Derek Shaw, a physics major at Weber State University, recently presented his data on X-ray fluorescence detection techniques to help detect lead in the human body.

Commonly referred to as lead poisoning, the buildup of lead within a human system does not have any obvious or immediate symptoms.  The effects of high concentrations of lead are generally a chronic build up and include results such as infertility, kidney disease, cerebral palsy, paralysis, as well as increased risks for heart attack or stroke.  Current employable methods of lead detection are carried out either through blood or bone analysis.

“The blood test is only a short term test. The body’s going to filter most of the lead out, but once it gets into the bones, it stays there for a very long time,” Shaw said.

Lead, best detected through a bone biopsy, stays in human bones for approximately 15 years. Shaw thought this had obvious flaws, requiring recovery time and expensive procedures.  An alternative method was the subject of his research.

X-ray fluorescence utilizes low-energy gamma rays without any surgery or recovery time. The process takes approximately 40 minutes and provides an accurate history of the lead buildup over a period of time. The source of this radiation emits photons, which knock electrons out of the inner shells of the lead atoms. The source used in Shaw’s work was a synthetic isotope of Cadmium. This is analyzed with spectroscopy because every element has a fingerprint of its own spectral lines that are emitted.

Shaw spent most of his time using Gaussian analysis to calibrate the instrument, so that in future experimentation, the analysis of the results will be more direct. The experiments were conducted on a lead brick standard and then on synthetic bone with various concentrations of lead.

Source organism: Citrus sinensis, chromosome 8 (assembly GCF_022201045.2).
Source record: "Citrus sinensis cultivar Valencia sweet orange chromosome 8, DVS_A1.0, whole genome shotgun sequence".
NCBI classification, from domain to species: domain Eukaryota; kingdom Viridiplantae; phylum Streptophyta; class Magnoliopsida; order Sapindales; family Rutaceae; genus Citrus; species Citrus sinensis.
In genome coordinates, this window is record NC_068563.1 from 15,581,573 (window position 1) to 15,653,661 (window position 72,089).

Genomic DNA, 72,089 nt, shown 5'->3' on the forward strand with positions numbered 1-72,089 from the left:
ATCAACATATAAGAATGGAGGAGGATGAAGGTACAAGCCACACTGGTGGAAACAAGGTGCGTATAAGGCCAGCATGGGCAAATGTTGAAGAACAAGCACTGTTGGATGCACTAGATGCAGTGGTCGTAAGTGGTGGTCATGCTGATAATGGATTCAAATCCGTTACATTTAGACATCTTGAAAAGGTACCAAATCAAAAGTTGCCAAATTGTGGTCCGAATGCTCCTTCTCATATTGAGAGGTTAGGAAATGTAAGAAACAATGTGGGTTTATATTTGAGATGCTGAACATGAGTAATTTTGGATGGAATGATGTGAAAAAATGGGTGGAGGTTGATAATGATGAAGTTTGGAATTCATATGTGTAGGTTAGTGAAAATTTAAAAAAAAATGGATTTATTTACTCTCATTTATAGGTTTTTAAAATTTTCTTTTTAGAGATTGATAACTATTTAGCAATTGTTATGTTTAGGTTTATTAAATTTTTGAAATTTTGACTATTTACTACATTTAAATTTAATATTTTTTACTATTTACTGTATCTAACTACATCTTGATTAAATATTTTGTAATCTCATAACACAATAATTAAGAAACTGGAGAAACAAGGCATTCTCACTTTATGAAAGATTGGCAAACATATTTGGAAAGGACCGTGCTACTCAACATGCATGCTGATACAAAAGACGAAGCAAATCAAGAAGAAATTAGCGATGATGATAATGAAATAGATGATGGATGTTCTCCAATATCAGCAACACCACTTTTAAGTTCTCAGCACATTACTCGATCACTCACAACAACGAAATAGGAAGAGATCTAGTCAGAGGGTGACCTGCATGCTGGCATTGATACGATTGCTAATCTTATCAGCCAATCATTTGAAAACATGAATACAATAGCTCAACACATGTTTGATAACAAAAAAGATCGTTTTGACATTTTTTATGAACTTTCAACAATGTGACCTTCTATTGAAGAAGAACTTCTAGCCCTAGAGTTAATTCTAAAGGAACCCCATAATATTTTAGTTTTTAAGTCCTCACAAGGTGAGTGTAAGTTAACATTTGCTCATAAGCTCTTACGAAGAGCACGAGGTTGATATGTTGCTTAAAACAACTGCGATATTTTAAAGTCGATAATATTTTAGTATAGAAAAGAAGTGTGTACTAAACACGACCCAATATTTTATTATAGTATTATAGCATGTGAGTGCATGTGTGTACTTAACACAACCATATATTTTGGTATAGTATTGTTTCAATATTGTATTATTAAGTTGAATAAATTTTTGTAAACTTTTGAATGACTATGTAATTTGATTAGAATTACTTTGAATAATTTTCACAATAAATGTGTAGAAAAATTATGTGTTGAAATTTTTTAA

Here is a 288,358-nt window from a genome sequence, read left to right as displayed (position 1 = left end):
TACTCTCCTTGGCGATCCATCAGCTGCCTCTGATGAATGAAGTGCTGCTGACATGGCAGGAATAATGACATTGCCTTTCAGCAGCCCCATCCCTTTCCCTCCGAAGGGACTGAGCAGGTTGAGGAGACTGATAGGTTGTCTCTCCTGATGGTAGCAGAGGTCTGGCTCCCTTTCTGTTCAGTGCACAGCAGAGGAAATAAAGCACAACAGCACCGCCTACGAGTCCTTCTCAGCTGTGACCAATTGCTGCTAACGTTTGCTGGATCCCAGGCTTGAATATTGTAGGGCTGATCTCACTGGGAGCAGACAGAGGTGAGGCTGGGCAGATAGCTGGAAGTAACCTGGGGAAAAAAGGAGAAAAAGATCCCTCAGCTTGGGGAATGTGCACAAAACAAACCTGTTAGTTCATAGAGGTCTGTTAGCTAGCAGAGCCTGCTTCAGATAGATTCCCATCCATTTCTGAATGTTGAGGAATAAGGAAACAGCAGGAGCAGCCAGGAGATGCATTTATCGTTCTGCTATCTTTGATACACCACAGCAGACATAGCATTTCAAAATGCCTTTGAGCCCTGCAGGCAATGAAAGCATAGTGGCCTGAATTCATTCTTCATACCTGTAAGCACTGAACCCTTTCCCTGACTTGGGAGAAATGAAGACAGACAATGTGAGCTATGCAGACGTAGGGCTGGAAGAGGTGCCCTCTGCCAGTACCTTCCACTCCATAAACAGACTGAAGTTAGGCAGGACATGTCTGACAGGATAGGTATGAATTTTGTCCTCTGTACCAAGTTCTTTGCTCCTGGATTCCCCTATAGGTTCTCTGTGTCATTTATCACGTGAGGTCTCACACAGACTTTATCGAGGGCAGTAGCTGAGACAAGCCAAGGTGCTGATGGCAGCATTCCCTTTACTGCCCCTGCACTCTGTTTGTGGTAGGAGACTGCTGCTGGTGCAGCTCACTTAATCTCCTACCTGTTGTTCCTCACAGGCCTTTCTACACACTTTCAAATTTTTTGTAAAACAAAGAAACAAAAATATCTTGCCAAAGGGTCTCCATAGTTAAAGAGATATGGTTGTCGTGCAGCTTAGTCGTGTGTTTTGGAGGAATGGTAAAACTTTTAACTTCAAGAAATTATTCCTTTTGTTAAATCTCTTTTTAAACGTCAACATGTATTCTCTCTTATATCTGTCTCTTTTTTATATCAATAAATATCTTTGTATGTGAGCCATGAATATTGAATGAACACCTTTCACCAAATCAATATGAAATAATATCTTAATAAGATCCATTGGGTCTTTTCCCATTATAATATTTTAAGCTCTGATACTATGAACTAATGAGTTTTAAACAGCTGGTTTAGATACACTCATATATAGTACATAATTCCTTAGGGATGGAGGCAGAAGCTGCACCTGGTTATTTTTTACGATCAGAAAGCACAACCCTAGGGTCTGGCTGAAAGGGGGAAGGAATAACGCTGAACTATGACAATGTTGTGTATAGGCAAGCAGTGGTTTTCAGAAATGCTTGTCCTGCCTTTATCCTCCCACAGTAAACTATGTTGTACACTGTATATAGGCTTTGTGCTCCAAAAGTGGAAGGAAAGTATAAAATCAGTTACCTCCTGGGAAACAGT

In realistic application of the work, the instrument would need a source of Cadmium that had undergone few half-lives in order to produce statistically significant data on human bones.

“These same techniques have also been used to detect lead in things like toys, jewelry and coffee mugs,” Shaw said.

Shaw’s adviser Michelle Arnold also commented that the research could be used on various bones in the body as long as they were not too densely covered by tissues.

“Because the radiation is so low energy it can’t penetrate more than a few inches of tissue,” Shaw said.

Both Shaw and Arnold are hoping the work will be able to change the treatment of chronic lead exposures.

“Especially in ground water,” Shaw said, “wells that are personally owned and not regulated by government, we would like to show that even though the concentrations of lead are below the current standard, the accumulation can be harmful.”

Shaw also collaborated with Collin Inglefield, another physics professor at WSU, who said, “I like that these Wednesday seminars give the students a chance to present in front of their peers. And they give to the audience because if you were to take a physics class you learn about physics 200 years ago, and the lectures talk about physics today.”

Ronald Marx, president of the physics club, is attempting to add to these seminars to a monthly conference where physics’ students can actually present their numbers. The physics club’s current enrollment is down but is open to any physics majors or minors. Any interested students can find more information by meeting with any of the physics faculty or visiting the faculty web page.


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